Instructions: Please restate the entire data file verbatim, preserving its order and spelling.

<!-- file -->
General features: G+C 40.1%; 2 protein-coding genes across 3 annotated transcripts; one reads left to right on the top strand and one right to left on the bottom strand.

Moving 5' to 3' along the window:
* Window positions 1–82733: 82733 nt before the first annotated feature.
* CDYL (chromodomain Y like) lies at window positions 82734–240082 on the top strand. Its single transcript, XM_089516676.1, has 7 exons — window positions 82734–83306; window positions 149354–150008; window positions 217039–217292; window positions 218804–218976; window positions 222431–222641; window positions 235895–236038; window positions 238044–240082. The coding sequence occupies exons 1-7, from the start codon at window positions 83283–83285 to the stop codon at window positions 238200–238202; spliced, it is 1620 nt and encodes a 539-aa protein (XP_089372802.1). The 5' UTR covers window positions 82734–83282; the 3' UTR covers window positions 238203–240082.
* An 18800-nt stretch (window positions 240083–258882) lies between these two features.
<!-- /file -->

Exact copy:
General features: G+C 40.1%; 2 protein-coding genes across 3 annotated transcripts; one reads left to right on the top strand and one right to left on the bottom strand.

Moving 5' to 3' along the window:
* Window positions 1–82733: 82733 nt before the first annotated feature.
* CDYL (chromodomain Y like) lies at window positions 82734–240082 on the top strand. Its single transcript, XM_089516676.1, has 7 exons — window positions 82734–83306; window positions 149354–150008; window positions 217039–217292; window positions 218804–218976; window positions 222431–222641; window positions 235895–236038; window positions 238044–240082. The coding sequence occupies exons 1-7, from the start codon at window positions 83283–83285 to the stop codon at window positions 238200–238202; spliced, it is 1620 nt and encodes a 539-aa protein (XP_089372802.1). The 5' UTR covers window positions 82734–83282; the 3' UTR covers window positions 238203–240082.
* An 18800-nt stretch (window positions 240083–258882) lies between these two features.